(2) The designated person may seize anything which is on the premises if the designated person has reasonable grounds for believing—

(a) that it is evidence relating to the conduct or other matter to which the investigation relates, and

(b) that it is necessary to seize it in order to prevent the evidence being concealed, lost, altered or destroyed.

(3) The designated person may require any information which is stored in any electronic form and is accessible from the premises to be produced in a form in which it can be taken away and in which it is visible and legible, or from which it can readily be produced in a visible and legible form, if the designated person has reasonable grounds for believing—

(a) that it is evidence relating to the conduct or other matter to which the investigation relates, and

(b) that it is necessary to do so in order to prevent the evidence being concealed, lost, tampered with or destroyed.

(4) The powers conferred by this paragraph do not authorise the seizure of an item which the designated person exercising the power has reasonable grounds for believing to be an item subject to legal privilege within the meaning of the 1984 Act (see section 10 of that Act).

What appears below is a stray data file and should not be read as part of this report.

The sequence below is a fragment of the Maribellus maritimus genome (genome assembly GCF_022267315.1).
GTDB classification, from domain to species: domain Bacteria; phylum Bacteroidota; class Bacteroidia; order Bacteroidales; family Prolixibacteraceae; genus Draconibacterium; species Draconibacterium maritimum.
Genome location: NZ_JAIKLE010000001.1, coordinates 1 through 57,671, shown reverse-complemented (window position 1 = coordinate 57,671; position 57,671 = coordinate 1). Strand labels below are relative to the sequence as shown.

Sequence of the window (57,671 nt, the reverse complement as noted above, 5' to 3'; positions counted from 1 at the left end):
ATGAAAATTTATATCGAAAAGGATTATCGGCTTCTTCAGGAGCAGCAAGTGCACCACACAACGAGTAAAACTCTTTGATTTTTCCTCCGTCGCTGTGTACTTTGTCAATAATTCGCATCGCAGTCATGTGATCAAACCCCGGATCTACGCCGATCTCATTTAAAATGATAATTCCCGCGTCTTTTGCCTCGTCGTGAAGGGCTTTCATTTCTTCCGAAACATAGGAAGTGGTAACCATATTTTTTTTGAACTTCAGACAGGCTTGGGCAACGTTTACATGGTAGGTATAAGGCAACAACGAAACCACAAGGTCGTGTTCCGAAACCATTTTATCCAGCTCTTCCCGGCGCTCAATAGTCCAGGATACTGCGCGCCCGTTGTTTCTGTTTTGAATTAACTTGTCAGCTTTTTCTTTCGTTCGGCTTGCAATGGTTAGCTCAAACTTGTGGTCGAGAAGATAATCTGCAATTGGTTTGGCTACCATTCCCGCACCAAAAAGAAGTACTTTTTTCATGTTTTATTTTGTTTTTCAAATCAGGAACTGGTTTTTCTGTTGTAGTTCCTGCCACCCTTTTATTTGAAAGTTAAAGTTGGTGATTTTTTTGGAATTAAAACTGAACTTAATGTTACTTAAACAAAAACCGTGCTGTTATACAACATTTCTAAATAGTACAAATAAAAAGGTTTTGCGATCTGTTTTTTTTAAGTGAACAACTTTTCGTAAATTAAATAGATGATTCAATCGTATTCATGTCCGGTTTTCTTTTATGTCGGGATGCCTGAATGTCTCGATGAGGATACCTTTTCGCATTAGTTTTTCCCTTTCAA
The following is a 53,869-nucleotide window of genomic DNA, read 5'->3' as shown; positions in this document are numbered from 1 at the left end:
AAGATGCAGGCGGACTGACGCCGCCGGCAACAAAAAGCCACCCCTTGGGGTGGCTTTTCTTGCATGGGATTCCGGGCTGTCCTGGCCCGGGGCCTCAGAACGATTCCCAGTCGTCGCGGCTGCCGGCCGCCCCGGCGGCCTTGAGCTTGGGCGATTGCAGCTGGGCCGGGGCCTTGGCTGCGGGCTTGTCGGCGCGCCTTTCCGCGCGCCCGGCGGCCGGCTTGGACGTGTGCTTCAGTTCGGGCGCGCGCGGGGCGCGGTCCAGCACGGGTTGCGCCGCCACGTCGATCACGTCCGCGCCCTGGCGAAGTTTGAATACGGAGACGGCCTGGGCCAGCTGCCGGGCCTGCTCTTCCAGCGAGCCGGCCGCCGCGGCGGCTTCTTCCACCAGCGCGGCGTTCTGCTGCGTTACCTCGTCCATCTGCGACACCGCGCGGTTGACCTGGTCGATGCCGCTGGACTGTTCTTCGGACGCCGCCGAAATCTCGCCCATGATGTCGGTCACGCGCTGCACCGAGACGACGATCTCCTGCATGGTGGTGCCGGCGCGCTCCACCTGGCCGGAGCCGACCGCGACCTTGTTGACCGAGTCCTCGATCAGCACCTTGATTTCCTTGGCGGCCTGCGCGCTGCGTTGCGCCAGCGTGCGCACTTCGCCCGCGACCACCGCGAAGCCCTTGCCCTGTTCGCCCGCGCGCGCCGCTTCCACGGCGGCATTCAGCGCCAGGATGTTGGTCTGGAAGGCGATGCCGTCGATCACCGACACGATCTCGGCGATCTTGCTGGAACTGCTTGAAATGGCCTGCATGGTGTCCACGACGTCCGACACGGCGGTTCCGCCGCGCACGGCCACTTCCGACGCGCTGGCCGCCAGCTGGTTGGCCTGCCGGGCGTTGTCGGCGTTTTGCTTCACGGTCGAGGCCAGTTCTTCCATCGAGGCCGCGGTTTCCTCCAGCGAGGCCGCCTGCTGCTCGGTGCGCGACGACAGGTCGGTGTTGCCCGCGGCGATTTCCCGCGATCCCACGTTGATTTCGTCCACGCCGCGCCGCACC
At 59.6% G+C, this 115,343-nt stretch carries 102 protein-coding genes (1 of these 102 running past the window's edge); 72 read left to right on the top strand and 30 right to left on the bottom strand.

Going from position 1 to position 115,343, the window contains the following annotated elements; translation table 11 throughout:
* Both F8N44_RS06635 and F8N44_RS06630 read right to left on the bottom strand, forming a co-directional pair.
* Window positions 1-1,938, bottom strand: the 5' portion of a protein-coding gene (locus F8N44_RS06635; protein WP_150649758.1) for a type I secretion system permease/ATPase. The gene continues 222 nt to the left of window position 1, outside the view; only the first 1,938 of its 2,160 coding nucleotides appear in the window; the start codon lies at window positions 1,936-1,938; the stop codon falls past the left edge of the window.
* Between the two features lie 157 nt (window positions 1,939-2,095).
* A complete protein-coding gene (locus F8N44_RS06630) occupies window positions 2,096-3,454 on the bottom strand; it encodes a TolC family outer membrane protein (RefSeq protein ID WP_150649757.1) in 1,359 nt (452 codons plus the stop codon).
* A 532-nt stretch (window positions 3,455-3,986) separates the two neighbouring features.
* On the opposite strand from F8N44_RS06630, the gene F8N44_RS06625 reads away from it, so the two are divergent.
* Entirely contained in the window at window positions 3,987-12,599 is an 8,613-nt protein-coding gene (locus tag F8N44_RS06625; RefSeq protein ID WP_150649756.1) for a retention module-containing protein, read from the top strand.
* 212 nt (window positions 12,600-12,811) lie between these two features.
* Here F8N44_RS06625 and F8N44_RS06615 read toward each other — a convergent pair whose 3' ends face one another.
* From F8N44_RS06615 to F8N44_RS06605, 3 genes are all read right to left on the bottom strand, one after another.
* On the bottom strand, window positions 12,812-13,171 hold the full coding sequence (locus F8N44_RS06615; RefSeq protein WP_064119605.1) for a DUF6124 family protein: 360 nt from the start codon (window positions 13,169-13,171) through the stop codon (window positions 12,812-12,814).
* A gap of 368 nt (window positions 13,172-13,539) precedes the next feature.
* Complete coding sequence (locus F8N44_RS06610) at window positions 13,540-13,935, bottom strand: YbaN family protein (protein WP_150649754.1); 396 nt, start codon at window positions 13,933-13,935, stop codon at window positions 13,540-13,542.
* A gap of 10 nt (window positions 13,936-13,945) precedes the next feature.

(5) Where a designated person has the power to seize a thing or require information to be produced under this paragraph and under section 19 of the 1984 Act (by virtue of section 97(8) of the 1996 Act or paragraph 19(4)), the designated person is to be treated for all purposes as acting in exercise of the power conferred by section 19 of the 1984 Act.

(6) In this paragraph “premises” has the same meaning as in the 1984 Act (see section 23 of that Act).

Further provision about seizure under paragraph 19ZE

19ZF (1) This paragraph applies where a designated person seizes anything under paragraph 19ZE(2).

(2) The designated person must provide a notice in relation to the thing seized if requested to do so by a person showing himself—

(a) to be the occupier of the premises on which it was seized, or

(b) to have had custody or control of it immediately before the seizure.

(3) The notice must state what has been seized and the reason for its seizure.

(4) The notice must be provided within a reasonable time from the making of the request for it.

(5) In this paragraph “designated person” has the same meaning as in paragraph 19ZE.

Investigations by the Commission: power of retention

19ZG (1) This paragraph applies to anything which, for the purposes of an investigation in accordance with paragraph 19—

(a) has been seized under paragraph 19ZE(2) or taken away following a requirement imposed under paragraph 19ZE(3), or

(b) is otherwise lawfully in the possession of the Commission.

(2) Anything to which this paragraph applies may be retained by the Commission for as long as is necessary in all the circumstances, including (amongst other things) so that it may be used as evidence in criminal or disciplinary proceedings or in an inquest held under Part 1 of the Coroners and Justice Act 2009.